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ISBN 978-1-909585-29-4
First published April 2019; 166 pp
paperback; 210 x 135mm
click here to read a pdf excerpt.
Jack Robinson is a pen-name of Charles Boyle, editor of CBe. Previous books by Jack Robinson include An Overcoat: Scenes from the Afterlife of H.B. and, in collaboration with Natalia Zagórska-Thomas, Blush.

Good Morning, Mr Crusoe

The Life and Strange Surprizing Adventures of
Robinson Crusoe, published in the year MDCCXIX,
which for 300 Years has instructed the Men
of an Island off the Coast of Mainland Europe
to Contemn all Foreigners and Women.
Printed for CB editions in MMXIX.

Jack Robinson
Published in April 2019 to mark the 300th anniversary of the first publication of Robinson Crusoe by Daniel Defoe.

To legitimise and maintain their hierarchy, tribes worship ancestors, looking back more than around or forward. How far back? Three hundred years, say: look through a telescope, back through the smoke of industry and the blood of empire, and you see a white man, no woman in sight, building a wall and training a black man to be a servant.

Daniel Defoe’s Robinson Crusoe, recounting the adventures of a man who traded in slaves and despised women and was good at DIY, was first published in 1719. The novel became a mainstay of children’s literature and was incorporated into an educational system designed to promote imperialist ambitions.

Good Morning, Mr Crusoe looks back to boys’ boarding schools in the 1960s, surveys Crusoe’s fictional descendants in a range of 20th-century novels, and questions the sacred status of Eng Lit. The legacy of Defoe’s novel: racism and misogyny embedded in the fabric of British society.

‘Exactly 300 years ago, in April 1719, Robinson Crusoe was published. Given the national nervous breakdown we are living through, literary anniversaries are easily overlooked, but Jack Robinson has remembered his namesake’s birthday and in this cheeky polemical essay he celebrates it with a vengeance …
    ‘The novelty here is the way Jack Robinson uses Crusoe to analyse the mad act of self-maiming we call Brexit. As he demonstrates, all the blinkered mental preconditions for the Leave campaign exist in the novel. Crusoe fancies himself the monarch of his paltry terrain, although his only subject is the enslaved Friday: “sovereignty” is for him a mystical value, as it remains for atavistic fogeys such as Jacob Rees-Mogg. The alien footprint on the beach alarms Crusoe because it announces that his realm is about to be besieged by migrants, probably of a different race …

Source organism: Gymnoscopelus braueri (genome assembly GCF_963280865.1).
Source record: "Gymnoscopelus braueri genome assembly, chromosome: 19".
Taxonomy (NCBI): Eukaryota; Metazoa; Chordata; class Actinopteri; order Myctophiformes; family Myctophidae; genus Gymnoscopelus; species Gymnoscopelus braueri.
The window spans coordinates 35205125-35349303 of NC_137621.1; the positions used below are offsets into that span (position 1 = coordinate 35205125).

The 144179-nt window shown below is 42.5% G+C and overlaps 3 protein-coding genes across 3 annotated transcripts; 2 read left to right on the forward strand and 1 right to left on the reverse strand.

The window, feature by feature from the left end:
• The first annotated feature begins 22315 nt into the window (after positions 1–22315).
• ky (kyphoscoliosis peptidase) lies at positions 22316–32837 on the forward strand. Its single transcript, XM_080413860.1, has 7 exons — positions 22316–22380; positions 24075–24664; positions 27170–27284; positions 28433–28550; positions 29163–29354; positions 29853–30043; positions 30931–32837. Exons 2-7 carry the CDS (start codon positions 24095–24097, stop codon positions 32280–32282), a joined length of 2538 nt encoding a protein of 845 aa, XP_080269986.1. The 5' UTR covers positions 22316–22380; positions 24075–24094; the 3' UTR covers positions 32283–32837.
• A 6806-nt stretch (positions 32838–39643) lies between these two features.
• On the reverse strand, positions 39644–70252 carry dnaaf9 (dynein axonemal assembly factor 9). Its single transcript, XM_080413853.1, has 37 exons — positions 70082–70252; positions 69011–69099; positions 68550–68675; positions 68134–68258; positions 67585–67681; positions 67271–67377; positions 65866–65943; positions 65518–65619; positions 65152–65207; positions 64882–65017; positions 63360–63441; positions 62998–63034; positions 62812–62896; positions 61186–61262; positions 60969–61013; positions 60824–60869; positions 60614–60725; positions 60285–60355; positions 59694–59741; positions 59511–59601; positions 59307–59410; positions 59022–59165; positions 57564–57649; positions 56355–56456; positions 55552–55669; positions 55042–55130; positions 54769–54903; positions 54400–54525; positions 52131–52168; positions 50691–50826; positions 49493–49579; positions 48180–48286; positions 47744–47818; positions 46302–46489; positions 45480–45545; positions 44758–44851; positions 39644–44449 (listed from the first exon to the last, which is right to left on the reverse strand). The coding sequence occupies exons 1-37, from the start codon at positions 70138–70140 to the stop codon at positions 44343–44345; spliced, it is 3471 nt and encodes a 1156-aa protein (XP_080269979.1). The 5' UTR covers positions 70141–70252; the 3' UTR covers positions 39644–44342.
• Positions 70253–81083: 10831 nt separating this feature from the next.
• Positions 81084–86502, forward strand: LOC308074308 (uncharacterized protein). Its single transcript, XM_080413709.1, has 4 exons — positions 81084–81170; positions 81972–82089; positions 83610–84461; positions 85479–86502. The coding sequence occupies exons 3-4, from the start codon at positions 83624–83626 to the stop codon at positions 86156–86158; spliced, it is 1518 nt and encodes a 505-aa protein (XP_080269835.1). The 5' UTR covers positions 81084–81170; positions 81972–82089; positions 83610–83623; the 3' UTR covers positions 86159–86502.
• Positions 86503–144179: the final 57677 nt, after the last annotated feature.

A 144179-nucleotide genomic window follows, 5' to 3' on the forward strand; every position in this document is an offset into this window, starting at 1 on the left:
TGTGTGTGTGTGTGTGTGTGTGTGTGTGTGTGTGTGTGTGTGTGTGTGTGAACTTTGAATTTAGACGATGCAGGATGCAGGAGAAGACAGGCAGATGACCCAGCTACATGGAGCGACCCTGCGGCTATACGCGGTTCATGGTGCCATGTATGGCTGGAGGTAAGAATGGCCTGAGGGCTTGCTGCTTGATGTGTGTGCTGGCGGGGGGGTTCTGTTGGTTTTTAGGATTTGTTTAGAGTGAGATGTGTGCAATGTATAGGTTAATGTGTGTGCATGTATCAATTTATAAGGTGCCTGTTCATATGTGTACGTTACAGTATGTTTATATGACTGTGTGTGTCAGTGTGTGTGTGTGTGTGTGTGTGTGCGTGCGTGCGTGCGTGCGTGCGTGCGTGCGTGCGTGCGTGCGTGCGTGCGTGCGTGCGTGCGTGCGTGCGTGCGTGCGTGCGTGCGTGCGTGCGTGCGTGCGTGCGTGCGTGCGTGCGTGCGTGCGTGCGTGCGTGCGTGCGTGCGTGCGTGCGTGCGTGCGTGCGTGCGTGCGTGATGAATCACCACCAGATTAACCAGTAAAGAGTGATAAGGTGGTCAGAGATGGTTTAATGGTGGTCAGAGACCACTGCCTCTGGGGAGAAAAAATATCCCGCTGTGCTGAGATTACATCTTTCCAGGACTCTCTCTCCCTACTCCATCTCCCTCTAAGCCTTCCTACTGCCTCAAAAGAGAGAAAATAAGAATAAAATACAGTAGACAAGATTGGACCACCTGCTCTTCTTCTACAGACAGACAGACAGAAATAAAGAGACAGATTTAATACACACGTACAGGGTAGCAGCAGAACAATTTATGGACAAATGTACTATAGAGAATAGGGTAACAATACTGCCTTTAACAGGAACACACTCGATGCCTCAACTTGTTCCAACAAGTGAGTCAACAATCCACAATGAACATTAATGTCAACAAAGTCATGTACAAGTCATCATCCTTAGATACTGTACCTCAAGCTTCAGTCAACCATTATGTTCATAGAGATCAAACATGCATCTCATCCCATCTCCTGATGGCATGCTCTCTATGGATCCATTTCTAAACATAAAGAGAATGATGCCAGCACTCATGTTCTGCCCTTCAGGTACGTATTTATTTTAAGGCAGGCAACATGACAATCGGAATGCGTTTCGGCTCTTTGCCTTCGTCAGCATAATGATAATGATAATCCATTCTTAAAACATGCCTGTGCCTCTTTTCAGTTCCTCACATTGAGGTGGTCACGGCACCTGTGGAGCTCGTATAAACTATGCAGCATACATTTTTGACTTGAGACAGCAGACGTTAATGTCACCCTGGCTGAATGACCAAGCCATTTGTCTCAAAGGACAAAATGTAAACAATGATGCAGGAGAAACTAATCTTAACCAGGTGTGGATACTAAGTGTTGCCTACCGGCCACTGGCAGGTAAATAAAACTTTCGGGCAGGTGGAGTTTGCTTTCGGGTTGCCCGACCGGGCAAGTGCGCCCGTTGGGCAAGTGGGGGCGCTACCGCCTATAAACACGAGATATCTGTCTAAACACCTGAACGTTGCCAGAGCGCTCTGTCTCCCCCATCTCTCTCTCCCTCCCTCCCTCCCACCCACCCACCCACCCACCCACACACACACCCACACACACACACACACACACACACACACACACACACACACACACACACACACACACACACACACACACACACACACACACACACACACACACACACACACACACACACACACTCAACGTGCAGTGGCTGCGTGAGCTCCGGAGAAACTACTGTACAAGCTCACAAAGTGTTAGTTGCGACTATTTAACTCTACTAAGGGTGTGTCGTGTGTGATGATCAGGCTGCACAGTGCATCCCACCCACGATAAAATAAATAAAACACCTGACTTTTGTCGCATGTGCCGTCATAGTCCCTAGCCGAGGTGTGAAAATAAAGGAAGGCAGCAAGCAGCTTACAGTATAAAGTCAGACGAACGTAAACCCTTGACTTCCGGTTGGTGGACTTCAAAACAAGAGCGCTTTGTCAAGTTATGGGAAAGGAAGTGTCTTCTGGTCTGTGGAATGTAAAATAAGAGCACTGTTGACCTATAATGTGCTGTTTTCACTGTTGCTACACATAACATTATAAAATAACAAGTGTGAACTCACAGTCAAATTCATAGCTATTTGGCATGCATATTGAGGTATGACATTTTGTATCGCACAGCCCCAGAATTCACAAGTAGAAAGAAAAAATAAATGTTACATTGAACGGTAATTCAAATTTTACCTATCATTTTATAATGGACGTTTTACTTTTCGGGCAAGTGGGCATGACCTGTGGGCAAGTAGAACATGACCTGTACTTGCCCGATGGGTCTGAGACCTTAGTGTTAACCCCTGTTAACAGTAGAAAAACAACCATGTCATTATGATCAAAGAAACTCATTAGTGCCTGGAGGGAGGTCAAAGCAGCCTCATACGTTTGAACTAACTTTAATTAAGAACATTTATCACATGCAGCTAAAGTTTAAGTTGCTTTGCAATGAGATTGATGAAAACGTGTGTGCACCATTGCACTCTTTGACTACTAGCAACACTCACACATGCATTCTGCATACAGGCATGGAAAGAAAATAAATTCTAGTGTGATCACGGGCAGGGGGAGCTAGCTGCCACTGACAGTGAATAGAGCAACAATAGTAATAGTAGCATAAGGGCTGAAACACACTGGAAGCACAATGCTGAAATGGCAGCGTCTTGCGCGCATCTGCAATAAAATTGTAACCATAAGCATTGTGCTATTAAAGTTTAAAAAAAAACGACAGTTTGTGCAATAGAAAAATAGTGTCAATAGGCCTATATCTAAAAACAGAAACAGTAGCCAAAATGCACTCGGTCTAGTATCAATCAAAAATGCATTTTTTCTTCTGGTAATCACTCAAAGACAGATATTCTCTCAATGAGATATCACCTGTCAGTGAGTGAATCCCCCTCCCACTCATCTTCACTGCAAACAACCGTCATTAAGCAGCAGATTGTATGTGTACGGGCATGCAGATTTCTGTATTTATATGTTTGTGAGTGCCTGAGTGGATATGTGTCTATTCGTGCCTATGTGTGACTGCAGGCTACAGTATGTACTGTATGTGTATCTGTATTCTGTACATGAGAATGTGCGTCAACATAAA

‘Crusoe’s staunchly Anglo-Saxon identity is manufactured and this insecure fiction explains his prickly mistrust of others. In one of his acutest perceptions, Robinson says that this autocratic man has a “sense of embattlement” that is “the obverse of his sense of entitlement”. Hence his bristling paranoia: he spends years reinforcing a stockade to keep out imaginary enemies, labouring over a wall that is an almost Trumpian hallucination.
    ‘We are all marooned on Crusoe’s island and our self-proclaimed leaders seem determined to ensure that we will never be rescued.’
     – Peter Conrad, Observer

‘The propagation of Defoe’s novel as an English classic over the centuries has both epitomised and contributed to a particularly noxious strand of Anglo-Saxon masculinity compounded of an arrogance and a superiority complex on the one hand and a concomitant deep insecurity and fear on the other, resulting in an instinct to devise rules, build defences and prepare violence. Jack Robinson, in this quick and subtle little book, not only sketches the deleterious effect upon English society of this thread of Englishness, leading to the Brexit crisis resulting from the projection of threat onto difference, but also traces the literary offspring of Ur-Crusoe, so to call him: Robinsons in books by Franz Kafa, Louis-Ferdinand Celine, Muriel spark and others, and in the films of Patrick Keiller, each either or both perpetuating or degrading the character with whom they are inescapably associated. ‘Robinson Crusoe’ remains a central topos for reactionary British nativism. […] Jack Robinson’s quarrel “is less with Defoe than with Crusoe and the uses which the book has been put to.” He observes that “Crusoe has amassed such gravitas - or rather, his emblematic status in British culture became so far reaching - that the natural development of his descendants was inescapably stunted.” Can this be healed? In Crusoe’s unthinking adherence to ‘heritage, values and tradition’, he is incapable of change or growth or understanding, incapable of opening himself to new experience, of accepting as an equal anyone different from himself. When Crusoe leaves the island he remains the slaver and misogynist he was when he arrived. All he has done is survived. “Defoe denies Crusoe self-doubt, which is another way of infantilising him. His blind trust in God shuts off all radical introspection.” Without that introspection there is no hope.’ 
     – Thomas Koed, Volume

‘It’s pleasant to meet Mr Boyle here: he’s a well-read, well-meaning and genial writer, and a helpful introducer of shy books. But his target is missed by a country mile, because he doesn’t know enough about the eighteenth century, or the rise of the novel, or what drove Crusoe’s creator.’
     – Min Wild, Times Literary Supplement